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DoorDash to be More Transparent About Service Costs

DoorDash to be More Transparent About Service Costs


Change fueled by customer and restaurant complaints on artificially inflating food prices

New update will include a ‘service fee’ in order to reflect accurate menu prices.

Ordering in can be a much-needed indulgence, but how much extra are you actually paying for the convenience? DoorDash has recently been hit with complaints from both customers and restaurants for upcharging food to keep service fees low, and is now changing its ways.

For example, a Brew Pub Philly at Applebee’s that normally costs $13.49 is listed for $16.50 on DoorDash’s website, and a $10.99 BLT from Italian eatery A.G. Ferrari costs $14.95, reports Bloomberg. In addition to the markup, DoorDash charges a $5.99 delivery fee, tax, and tip. The extra charge comes from restaurants that don’t already pay a commission to DoorDash for each delivery, according to Tech Crunch.

DoorDash chief executive officer Tony Xu says, “We will soon announce a change to be more transparent. We will list our service fee as a separate cost from menu prices in a few weeks.”


DoorDash Says It'll Stop Misleading Customers About Menu Prices

A burrata panini at La Panineria sandwich shop in Greenwich Village costs $21 on DoorDash, but only $15 in the store—and the owner isn't exactly on board with that. Indeed, restaurants nationwide are angry the startup is marking up prices without their consent, and the app is finally going to do something about it. Bloomberg reports that in the newest iteration of the app, DoorDash will be more transparent about which fees are going toward food and which are going toward the app itself.

DoorDash launched in New York in 2015, but it's been operating in other cities since 2013. Much like Instacart and Postmates, the app allows customers to have food delivered regardless of whether the restaurant in question actually offers delivery: it's delivered not by employees of the restaurant, but by "Dashers" working for the startup. Until now, DoorDash hasn't noted when a price is higher on its app than it is in the restaurant itself, which some restaurant owners say is misleading their potential customers.

"If [customers] see the higher price, they will get upset," La Panineria owner Mario Pesce told Eater in November. "It's very bad."

Restaurants like La Panineria say that they've rejected DoorDash's offer to list their food on the app, but later found out that Dashers are making deliveries on their behalf anyway. It's behavior like this that's led to legal action by restaurant owners nationwide. In-N-Out Burger sued DoorDash for trademark infringement in the fall, and Boston-based Legal Sea Foods sued earlier this month over the app's price markups. It may have been the latter that finally prompted DoorDash to clear things up.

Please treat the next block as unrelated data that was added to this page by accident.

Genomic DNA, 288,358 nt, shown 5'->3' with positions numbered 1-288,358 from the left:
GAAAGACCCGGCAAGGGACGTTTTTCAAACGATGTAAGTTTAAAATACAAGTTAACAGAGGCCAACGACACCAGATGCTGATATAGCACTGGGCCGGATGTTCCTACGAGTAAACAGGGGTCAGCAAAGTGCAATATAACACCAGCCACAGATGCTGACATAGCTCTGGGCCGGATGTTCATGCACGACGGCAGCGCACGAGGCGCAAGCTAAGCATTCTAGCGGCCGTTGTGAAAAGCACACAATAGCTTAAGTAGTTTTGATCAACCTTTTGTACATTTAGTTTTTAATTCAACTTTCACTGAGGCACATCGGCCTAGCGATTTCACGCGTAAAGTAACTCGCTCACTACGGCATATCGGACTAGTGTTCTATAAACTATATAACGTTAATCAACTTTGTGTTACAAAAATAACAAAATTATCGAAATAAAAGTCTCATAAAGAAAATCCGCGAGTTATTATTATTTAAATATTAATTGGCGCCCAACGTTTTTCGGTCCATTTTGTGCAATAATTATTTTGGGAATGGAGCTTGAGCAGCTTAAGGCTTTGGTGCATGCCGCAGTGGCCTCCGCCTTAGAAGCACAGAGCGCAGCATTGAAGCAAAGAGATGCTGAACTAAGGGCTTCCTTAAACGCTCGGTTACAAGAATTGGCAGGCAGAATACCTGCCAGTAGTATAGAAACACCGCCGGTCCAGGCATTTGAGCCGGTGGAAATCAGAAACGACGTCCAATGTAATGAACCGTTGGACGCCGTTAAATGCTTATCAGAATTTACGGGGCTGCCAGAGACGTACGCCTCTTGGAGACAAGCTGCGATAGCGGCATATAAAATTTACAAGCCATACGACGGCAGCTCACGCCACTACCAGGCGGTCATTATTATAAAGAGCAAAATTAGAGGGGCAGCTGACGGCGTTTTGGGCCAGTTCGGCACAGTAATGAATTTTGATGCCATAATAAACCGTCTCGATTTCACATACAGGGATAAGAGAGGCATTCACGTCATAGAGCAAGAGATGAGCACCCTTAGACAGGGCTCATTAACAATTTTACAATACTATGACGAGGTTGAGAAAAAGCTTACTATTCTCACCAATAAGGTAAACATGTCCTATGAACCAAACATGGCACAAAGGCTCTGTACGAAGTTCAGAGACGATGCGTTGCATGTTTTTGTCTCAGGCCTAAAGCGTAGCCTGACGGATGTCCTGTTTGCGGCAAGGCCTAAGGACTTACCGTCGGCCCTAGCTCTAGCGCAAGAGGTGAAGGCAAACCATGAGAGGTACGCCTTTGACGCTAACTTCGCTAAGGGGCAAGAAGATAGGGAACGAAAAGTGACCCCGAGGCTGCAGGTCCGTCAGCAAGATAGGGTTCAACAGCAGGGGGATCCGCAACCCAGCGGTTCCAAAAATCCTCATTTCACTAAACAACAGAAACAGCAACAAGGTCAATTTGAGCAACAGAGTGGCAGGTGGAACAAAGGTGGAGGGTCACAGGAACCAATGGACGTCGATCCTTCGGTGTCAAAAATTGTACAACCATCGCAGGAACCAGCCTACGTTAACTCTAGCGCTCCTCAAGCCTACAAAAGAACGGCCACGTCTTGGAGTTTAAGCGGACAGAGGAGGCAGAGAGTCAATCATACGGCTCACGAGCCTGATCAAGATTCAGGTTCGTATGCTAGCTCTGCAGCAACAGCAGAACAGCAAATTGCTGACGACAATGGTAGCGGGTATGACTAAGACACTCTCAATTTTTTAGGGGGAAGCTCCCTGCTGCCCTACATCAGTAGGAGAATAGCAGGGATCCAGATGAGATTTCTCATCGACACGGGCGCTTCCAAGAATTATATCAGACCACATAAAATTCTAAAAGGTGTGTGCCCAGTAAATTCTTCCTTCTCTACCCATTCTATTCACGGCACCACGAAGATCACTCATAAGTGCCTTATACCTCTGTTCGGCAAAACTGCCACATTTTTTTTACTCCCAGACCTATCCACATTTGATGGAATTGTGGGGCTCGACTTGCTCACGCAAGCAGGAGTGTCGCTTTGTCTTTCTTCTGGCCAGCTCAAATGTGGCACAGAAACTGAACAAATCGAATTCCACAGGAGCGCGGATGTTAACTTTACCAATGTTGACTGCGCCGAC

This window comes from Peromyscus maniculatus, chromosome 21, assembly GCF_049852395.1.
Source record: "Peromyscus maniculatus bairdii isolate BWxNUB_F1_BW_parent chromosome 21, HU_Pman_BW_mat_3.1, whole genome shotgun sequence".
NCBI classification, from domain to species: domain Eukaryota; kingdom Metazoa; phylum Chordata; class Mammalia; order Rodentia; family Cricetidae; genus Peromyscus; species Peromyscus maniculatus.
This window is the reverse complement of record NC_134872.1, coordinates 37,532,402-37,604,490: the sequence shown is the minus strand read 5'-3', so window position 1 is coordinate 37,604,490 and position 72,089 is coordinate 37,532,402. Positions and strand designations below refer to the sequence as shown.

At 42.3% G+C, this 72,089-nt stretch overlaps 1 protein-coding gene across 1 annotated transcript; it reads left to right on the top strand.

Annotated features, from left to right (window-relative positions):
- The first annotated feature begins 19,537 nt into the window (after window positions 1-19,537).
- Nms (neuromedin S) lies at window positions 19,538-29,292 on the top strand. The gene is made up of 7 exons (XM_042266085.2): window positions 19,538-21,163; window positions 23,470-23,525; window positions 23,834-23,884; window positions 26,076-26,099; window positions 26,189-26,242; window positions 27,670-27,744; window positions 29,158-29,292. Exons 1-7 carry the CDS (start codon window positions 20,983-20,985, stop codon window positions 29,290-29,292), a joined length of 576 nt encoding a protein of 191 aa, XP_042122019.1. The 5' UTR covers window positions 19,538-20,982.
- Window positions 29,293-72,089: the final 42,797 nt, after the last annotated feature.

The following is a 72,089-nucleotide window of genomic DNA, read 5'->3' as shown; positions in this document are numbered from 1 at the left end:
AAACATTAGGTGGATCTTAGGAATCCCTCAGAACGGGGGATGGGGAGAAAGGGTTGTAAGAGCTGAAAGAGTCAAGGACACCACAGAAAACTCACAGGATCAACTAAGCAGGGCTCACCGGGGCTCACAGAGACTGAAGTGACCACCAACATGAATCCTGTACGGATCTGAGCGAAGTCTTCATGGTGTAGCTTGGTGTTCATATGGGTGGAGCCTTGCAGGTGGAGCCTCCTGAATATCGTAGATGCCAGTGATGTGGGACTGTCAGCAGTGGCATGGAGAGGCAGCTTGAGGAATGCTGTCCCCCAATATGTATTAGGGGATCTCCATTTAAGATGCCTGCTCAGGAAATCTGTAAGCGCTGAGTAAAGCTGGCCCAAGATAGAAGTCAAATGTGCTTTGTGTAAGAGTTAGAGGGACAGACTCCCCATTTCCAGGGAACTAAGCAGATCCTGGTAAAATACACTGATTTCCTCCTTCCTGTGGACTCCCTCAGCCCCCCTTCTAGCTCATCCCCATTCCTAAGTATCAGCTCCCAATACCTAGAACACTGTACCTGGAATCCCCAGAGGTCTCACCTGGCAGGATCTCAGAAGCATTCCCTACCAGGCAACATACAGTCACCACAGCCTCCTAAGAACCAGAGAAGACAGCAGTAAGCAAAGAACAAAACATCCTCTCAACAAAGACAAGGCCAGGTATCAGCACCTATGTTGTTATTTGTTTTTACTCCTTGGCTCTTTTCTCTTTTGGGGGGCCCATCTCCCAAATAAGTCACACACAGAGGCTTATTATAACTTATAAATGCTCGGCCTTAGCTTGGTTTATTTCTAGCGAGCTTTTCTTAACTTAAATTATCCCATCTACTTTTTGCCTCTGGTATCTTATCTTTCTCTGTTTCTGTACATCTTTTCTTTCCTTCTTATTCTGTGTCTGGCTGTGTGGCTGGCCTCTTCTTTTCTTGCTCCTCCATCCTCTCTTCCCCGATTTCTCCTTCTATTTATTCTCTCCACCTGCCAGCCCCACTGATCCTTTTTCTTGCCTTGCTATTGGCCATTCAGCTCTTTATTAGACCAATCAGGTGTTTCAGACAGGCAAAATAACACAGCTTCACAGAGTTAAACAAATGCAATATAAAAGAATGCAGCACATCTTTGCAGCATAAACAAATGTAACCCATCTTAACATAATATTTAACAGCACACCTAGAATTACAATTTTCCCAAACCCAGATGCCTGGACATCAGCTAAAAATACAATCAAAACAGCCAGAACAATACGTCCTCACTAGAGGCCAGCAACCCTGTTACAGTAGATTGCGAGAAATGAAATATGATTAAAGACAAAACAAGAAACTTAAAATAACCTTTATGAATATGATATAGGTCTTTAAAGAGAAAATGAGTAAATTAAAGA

"We will soon announce a change to be more transparent," CEO Tony Xu told Bloomberg. "We will list our service fee as a separate cost from menu prices."

Currently, the only explanation of DoorDash's pricing policy is buried in the "Help" section of its website, which says that "we may adjust menu prices to help keep our service fee as low as possible and ensure effective operations." It seems that in the app's forthcoming update, that'll be much more clearly stated when customers check out, so that they can see just how much they're spending on top of the menu price.

As Eater reported, some restaurant owners were ambivalent or even enthusiastic about doing business with DoorDash, despite any surreptitious markups on the app's end. But others, like Tommy Ferrick of Delilah's Steaks in Greenpoint, want DoorDash's shady behavior shut down: "Someone paid 25 percent on top of [my price] and thought they were probably getting a premiere delivery service. They're getting sheisted."


DoorDash Says It'll Stop Misleading Customers About Menu Prices

A burrata panini at La Panineria sandwich shop in Greenwich Village costs $21 on DoorDash, but only $15 in the store—and the owner isn't exactly on board with that. Indeed, restaurants nationwide are angry the startup is marking up prices without their consent, and the app is finally going to do something about it. Bloomberg reports that in the newest iteration of the app, DoorDash will be more transparent about which fees are going toward food and which are going toward the app itself.